I recently rewatched this 1997 Alan Kay talk about object-oriented programming to prep for my class this week where we introduce OOP concepts.

It’s really interesting to hear him talk about how the focus on objects in the name (which he coined) was a mistake.

For Kay (in 1997) OOP was about what lies in between, or Ma (from Japanese) and less about the objects themselves.

Left panel of the Shōrin-zu byōbu

Teaching OOP is more like theorizing and critiquing a philosophy, or way of thinking about the world, than it is about teaching a specific way of programming.

This reminded me how much of an impact Richard Gabriel’s work made on me as an aspiring software developer.

Gabriel anticipated much of the software studies that was to come. I would lump many of the Object Oriented Ontology folks in there too, but it would be some work to connect those dots. For example Gabriel’s thesis advisor was Terry Winograd, who drew on the same Heidegger that folks like Harman, Bogost and Morton have. But the thing I love about Gabriel’s work, and the software studies work that really resonates with me, is that OOP is also deeply about craft and practice–in short, art.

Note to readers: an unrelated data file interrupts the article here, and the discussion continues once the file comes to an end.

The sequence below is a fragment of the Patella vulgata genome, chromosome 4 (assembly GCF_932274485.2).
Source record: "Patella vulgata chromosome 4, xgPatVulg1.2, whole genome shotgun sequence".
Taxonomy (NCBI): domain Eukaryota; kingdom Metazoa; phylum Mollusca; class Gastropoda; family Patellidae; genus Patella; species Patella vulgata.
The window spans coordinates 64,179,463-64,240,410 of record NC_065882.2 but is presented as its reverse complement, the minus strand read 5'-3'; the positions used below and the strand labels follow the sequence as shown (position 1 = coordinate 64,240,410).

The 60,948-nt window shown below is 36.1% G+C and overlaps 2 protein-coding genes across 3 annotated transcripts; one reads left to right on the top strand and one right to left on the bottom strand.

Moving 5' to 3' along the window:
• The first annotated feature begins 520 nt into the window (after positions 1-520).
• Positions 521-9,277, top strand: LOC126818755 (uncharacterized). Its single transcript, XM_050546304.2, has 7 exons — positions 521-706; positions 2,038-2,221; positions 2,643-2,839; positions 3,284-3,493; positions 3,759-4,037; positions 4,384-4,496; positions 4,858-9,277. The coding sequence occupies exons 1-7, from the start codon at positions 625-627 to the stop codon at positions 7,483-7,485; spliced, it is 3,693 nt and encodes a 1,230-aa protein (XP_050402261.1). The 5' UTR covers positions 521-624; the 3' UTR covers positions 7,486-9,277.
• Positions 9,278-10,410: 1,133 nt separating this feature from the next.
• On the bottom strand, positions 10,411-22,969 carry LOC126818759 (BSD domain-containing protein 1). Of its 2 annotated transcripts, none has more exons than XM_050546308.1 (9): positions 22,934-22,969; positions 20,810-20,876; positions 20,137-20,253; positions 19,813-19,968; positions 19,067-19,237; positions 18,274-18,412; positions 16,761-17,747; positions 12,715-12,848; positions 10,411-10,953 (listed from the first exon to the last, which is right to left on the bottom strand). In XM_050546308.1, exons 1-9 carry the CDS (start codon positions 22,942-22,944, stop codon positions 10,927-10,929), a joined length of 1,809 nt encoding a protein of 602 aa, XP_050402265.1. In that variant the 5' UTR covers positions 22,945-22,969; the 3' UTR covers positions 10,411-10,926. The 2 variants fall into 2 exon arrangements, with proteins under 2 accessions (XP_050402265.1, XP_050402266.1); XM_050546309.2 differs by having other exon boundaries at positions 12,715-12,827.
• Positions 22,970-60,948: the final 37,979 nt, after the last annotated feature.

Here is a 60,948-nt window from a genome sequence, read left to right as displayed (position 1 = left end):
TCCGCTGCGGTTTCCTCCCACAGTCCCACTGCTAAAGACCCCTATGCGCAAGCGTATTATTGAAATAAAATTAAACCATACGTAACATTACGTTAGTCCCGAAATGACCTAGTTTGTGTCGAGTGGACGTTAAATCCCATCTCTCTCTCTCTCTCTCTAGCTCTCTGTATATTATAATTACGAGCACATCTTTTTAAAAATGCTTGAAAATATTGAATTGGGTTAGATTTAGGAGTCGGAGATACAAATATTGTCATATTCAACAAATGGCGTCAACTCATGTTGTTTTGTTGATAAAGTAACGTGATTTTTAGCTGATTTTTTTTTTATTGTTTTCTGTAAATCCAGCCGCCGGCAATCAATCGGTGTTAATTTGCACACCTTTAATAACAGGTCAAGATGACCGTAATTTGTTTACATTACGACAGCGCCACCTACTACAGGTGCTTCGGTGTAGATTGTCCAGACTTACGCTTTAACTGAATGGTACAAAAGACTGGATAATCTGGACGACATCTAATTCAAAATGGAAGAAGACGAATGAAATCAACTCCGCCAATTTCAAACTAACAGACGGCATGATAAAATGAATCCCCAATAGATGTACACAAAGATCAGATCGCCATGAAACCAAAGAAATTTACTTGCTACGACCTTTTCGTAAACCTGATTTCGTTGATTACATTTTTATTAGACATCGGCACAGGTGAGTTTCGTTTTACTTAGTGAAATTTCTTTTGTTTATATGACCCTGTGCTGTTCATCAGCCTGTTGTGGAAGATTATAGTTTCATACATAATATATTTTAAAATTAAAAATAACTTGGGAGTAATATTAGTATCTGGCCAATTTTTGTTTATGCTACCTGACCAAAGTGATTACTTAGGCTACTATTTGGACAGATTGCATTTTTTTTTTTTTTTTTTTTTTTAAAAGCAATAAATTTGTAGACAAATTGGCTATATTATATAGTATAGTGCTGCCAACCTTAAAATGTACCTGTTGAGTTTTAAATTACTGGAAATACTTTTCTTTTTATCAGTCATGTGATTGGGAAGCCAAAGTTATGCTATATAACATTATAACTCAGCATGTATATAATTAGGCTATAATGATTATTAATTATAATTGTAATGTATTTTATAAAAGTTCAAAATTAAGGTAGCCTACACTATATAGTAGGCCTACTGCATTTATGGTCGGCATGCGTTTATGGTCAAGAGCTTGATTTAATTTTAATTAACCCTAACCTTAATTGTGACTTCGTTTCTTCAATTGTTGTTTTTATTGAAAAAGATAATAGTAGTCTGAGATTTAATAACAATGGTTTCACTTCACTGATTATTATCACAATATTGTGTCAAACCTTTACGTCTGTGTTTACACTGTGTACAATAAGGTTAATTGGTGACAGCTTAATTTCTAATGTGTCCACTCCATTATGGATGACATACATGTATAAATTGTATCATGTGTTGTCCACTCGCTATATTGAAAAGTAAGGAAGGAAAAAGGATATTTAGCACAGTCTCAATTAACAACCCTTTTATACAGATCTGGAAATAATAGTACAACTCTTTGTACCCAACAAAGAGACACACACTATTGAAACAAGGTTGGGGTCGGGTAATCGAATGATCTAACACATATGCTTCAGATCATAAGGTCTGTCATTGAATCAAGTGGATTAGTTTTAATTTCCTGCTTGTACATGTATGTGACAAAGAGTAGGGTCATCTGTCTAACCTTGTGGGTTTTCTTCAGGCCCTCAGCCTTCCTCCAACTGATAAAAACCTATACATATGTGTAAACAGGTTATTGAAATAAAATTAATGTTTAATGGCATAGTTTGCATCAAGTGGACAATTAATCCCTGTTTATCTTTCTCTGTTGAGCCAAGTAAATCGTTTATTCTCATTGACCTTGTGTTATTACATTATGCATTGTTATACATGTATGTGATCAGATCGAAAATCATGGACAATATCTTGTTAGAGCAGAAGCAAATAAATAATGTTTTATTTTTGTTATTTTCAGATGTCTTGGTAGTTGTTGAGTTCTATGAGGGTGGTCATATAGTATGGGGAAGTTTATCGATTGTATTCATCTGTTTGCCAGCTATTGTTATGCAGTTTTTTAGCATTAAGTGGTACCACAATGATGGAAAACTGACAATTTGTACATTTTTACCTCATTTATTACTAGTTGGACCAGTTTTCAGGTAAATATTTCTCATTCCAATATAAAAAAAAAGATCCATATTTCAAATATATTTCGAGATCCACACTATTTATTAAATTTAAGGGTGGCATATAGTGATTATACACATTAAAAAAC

I like that Gabriel permitted himself to make things so that he could think more clearly about how things were made. To people who make things regularly this idea of giving yourself permission to make things (and perhaps even remake things) may seem a bit weird. But for folks in academia, where the premium is on the originality of your research, and concepts/ideas/theories rather than things, I suspect it may seem more relevant.